Flashcards in Fluids And Electrolytes Deck (246):
Alkalemia is pH over?
pH over 7.40, you are dealing with?
pH under 7.40, you are dealing with?
Bicarb over 25, you are dealing with?
These are general rules since infants have lower bicarb levels than adults
Bicarb under 25, you are dealing with?
These are general rules since infants have lower bicarb levels than adults
pCO2 is over 40, you are dealing with?
pCO2 is under 40, you are dealing with?
Equation for serum osmolality?
2*Na (mEq/L) + [BUN (mg/dL) / 2.8] + [Glucose (mg/dL) / 18]
If you are given electrolytes in the question, what should you do?
Calculate serum osmolality
What is normal serum osmolality?
Higher than this: Hyperosmolar or hypertonic
Lower than this: Hypoosmolar or hypotonic
What is the formula to correct metabolic acidosis (how much bicarb)?
mEq Bicarbonate = Weight * 0.3 * the base deficit
What is the renal threshold for bicarb in term neonates?
21 mEq/L (Their kidneys haven't fully developed)
What is the primary cause of respiratory acidosis?
What does the pCO2 do in respiratory acidosis?
Elevates (Ex: pH 7.15, pCO2 75)
What is a common example of something that would blunt the respiratory drive, resulting in hypoventilation and respiratory acidosis?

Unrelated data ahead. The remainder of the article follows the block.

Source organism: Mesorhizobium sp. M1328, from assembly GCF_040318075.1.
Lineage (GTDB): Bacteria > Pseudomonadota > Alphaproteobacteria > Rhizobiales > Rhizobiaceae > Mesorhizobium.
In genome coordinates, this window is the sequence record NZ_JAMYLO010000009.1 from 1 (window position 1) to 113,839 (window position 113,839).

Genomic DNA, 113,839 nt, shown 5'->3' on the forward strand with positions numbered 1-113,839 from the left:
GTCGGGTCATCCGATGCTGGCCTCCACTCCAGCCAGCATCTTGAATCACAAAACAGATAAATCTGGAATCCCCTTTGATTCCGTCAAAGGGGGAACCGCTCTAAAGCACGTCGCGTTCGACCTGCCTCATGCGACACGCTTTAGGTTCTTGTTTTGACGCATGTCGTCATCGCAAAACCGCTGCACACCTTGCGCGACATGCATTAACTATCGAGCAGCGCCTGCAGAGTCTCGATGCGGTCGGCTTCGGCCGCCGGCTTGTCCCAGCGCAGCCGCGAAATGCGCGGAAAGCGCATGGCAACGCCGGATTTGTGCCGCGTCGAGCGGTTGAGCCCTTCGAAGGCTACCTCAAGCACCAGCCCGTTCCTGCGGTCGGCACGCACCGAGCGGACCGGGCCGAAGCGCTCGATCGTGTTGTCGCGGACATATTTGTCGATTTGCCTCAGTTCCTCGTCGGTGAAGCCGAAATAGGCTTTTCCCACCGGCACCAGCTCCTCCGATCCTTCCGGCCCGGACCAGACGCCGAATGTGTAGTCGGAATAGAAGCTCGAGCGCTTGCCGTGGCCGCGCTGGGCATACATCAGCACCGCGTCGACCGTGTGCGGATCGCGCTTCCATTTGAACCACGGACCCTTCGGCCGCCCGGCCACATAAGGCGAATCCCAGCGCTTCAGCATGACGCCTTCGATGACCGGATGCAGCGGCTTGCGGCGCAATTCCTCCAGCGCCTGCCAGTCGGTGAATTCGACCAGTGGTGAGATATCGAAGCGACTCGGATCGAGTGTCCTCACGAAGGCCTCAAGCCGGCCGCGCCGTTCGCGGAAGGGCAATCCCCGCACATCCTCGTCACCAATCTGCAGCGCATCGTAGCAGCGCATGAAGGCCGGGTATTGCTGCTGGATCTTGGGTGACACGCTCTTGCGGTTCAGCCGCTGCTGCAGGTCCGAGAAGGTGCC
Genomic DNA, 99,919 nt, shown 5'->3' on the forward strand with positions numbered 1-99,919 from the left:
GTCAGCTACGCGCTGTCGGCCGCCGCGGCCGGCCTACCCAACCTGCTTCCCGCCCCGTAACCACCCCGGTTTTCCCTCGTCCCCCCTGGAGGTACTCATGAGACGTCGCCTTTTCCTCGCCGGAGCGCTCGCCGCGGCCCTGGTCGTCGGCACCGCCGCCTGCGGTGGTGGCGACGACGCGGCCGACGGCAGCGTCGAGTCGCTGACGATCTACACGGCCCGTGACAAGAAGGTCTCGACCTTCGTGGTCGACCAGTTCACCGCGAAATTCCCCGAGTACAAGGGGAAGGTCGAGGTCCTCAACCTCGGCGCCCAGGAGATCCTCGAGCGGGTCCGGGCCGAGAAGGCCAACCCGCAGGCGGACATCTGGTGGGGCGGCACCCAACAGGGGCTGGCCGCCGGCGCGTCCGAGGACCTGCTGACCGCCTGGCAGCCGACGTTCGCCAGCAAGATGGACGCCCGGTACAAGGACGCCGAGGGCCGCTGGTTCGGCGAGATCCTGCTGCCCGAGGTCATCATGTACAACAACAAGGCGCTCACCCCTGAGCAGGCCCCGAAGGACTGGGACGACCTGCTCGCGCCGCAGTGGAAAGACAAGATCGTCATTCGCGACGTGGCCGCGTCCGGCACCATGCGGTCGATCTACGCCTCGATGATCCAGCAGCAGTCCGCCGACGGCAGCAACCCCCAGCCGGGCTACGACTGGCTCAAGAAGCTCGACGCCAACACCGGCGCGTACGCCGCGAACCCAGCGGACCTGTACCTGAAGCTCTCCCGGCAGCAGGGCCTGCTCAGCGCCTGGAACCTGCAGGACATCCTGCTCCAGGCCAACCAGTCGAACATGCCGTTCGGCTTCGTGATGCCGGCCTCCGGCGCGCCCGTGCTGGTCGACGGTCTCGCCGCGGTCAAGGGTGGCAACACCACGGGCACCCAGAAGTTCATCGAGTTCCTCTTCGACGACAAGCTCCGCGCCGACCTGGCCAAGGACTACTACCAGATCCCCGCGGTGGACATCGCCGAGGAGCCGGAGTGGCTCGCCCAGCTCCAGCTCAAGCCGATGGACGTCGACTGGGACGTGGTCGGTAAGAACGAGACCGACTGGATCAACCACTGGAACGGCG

What is the primary cause of respiratory alkalosis?
What happens to the pCO2 in respiratory alkalosis?
Example: pH 7.55, pCO2 25
What is a common example of something that would cause hyperventilation (to increase O2) resulting in blowing off too much CO2 leading to respiratory alkalosis?
What 2 things can cause metabolic acidosis?
Increased acids or decreased bicarbonate
What happens to bicarb in metabolic acidosis?
It is depleted
Example: pH under 7.4, bicarb under 25
What is the leading cause of metabolic acidosis in kids?
What happens to the bicarb in metabolic alkalosis?
It is high
Example: pH over 7.4, bicarb over 25
What are 4 common causes of metabolic alkalosis?
2. Prolonged NG suction
3. Pyloric stenosis
4. Cystic fibrosis
What does the body try to do to minimize any changes in the pH?
Buffer...if the lungs caused the problem, the kidneys will try to fix the pH and vice versa